Issue Summary : Geneva Conventions

The Geneva Conventions (1949) and the two Additional Protocols (1977) form the foundation for international humanitarian law in times of war. The treaty focuses on the treatment of enemy forces as well as civilians living in occupied territories.

The current controversy is whether Geneva Conventions apply to terrorists, especially since terrorism has no universally agreed-upon definition

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As long as there has been conflict, man has tried to devise ways to limit wartime behavior, from the sixth century BCE Chinese warrior Sun Tzu to the 19th century American Civil War.

The founder of the International Red Cross, Henri Dunant, inspired the first Geneva Convention, which was designed to protect the sick and wounded. Pioneer nurse Clara Barton was instrumental in U.S. ratification of that First Convention in 1882.

Subsequent Conventions addressed asphyxiating gases, expanding bullets, the treatment of prisoners of war, and treatment of civilians. Nearly 200 countries -- including the United States -- are "signatory" nations and have ratified these Conventions.

Terrorists Not Fully Protected

The treaties were initially written with state-sponsored military conflicts in mind and emphasize that "combatants must be clearly distinguishable from civilians." Combatants who fall within the guidelines and who become prisoners of war must be treated "humanely."

According to the International Red Cross:

  • Captured combatants and civilians who find themselves under the authority of the adverse party are entitled to respect for their lives, their dignity, their personal rights and their political, religious and other convictions. They must be protected against all acts of violence or reprisal. They are entitled to exchange news with their families and receive aid. They must enjoy basic judicial guarantees.
    However, because terrorists are not clearly distinguishable from civilians, in other words, they are "unlawful combatants," it can be argued that they are not subject to all Geneva Conventions protections.

    Bush Administration legal counsel has called the Geneva Conventions "quaint" and contends that everyone being held at Guantanamo Bay, Cuba, is an enemy combatant with no right of habeas corpus:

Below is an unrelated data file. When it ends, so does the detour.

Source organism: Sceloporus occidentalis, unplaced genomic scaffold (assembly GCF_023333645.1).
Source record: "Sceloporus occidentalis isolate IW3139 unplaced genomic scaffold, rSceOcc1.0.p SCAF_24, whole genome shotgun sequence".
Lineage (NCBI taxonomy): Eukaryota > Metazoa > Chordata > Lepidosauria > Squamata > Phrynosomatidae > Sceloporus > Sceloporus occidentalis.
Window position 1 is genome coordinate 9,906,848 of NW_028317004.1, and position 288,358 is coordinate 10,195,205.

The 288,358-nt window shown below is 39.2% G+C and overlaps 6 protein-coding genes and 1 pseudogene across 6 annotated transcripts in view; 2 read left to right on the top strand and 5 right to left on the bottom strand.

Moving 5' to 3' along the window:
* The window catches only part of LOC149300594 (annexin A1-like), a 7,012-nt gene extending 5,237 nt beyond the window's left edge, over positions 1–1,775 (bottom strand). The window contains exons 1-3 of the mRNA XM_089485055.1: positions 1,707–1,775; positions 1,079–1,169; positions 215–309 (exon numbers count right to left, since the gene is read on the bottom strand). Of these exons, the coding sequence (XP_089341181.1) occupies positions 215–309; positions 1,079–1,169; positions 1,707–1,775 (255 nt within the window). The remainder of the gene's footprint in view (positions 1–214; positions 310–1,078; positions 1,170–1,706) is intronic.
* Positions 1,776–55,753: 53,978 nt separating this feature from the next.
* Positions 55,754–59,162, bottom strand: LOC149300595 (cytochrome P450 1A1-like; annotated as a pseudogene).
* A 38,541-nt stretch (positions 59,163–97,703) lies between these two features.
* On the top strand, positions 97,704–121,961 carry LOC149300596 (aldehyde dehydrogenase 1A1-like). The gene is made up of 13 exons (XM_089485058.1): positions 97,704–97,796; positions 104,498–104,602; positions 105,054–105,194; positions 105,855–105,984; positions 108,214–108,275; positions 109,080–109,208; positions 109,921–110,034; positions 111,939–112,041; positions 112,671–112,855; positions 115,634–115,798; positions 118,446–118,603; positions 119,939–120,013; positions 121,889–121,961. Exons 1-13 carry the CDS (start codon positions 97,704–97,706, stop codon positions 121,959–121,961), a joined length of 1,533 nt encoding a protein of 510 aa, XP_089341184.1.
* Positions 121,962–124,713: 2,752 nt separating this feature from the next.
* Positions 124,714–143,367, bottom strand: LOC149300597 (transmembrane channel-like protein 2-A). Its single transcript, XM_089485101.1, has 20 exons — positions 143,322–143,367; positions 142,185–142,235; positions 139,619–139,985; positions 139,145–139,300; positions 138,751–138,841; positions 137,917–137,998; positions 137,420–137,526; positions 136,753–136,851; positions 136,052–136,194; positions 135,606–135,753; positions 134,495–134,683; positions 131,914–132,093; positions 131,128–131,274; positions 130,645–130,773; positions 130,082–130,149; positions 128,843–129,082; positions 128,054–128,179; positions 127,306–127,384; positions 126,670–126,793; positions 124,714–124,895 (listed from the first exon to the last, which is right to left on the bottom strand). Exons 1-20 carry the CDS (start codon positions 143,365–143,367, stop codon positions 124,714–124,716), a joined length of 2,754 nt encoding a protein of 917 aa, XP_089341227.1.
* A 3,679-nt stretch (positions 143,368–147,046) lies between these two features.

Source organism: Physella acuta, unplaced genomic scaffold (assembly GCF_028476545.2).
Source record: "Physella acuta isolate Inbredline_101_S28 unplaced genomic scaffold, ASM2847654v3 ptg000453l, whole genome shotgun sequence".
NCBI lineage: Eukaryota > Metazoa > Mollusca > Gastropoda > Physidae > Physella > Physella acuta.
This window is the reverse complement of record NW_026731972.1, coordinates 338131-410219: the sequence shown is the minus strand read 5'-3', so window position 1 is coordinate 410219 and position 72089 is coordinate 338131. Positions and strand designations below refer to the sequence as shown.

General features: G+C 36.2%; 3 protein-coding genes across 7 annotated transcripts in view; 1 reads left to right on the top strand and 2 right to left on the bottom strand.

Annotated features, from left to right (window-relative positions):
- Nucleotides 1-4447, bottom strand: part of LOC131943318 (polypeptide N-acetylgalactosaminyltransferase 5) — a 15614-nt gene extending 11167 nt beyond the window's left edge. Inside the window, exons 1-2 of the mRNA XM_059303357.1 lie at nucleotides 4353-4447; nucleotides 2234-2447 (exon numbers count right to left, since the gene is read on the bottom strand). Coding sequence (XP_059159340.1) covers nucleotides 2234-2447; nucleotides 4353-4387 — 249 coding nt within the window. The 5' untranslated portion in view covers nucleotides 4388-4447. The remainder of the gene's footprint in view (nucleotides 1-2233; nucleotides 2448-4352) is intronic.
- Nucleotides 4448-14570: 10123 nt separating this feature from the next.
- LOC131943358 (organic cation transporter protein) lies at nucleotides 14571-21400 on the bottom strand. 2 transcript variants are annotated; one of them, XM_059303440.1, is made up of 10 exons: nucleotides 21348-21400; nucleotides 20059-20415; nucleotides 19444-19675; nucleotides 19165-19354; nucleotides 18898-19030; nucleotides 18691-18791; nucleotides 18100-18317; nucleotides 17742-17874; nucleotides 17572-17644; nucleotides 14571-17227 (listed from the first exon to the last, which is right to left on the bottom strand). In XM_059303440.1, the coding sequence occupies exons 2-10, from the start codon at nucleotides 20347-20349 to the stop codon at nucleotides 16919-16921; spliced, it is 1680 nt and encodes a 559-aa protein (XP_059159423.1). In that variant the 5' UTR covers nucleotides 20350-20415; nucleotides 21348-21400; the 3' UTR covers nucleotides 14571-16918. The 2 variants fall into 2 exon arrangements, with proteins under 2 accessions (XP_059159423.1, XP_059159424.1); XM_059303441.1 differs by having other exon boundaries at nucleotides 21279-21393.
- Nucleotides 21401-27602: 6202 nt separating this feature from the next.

• Under these rules, captured enemy combatants, whether soldiers or saboteurs, may be detained for the duration of hostilities. They need not be guilty of anything; they are detained simply by virtue of their status as enemy combatants in war.

    Civilians Are Fully Protected

    The challenge in Afghanistan and Iraq is determining which persons who have been captured are "terrorists" and which are innocent civilians. The Geneva Conventions protect civilians from being "tortured, raped or enslaved" as well as from being subjected to attacks.

    However, Geneva Conventions also protect the uncharged terrorist, noting that anyone who has been captured is entitled to protection until "their status has been determined by a competent tribunal."

    Military lawyers (Judge Advocate General's Corps - JAG) reportedly have petitioned the Bush Administration for prisoner protection for two years -- long before Iraq's Abu Ghraib prison became a household word around the world.

    Where It Stands

    The Bush Administration has held hundreds of people at Guantanamo Bay, Cuba, for two years or longer, without charge and without redress. Many have been subjected to actions that have been characterized as abuse or torture.

    In June, the U.S. Supreme Court ruled that habeas corpus does apply to detainees at Guantanamo Bay, Cuba, as well as citizen "enemy combatants" held in continental U.S. facilities. Therefore, according to the Court, these detainees have the right to file a petition asking that a court determine if they are being held lawfully.

    It remains to be seen what legal or international repercussions will follow from the prisoner torture and death documented earlier this year in Iraq in American-operated prisons.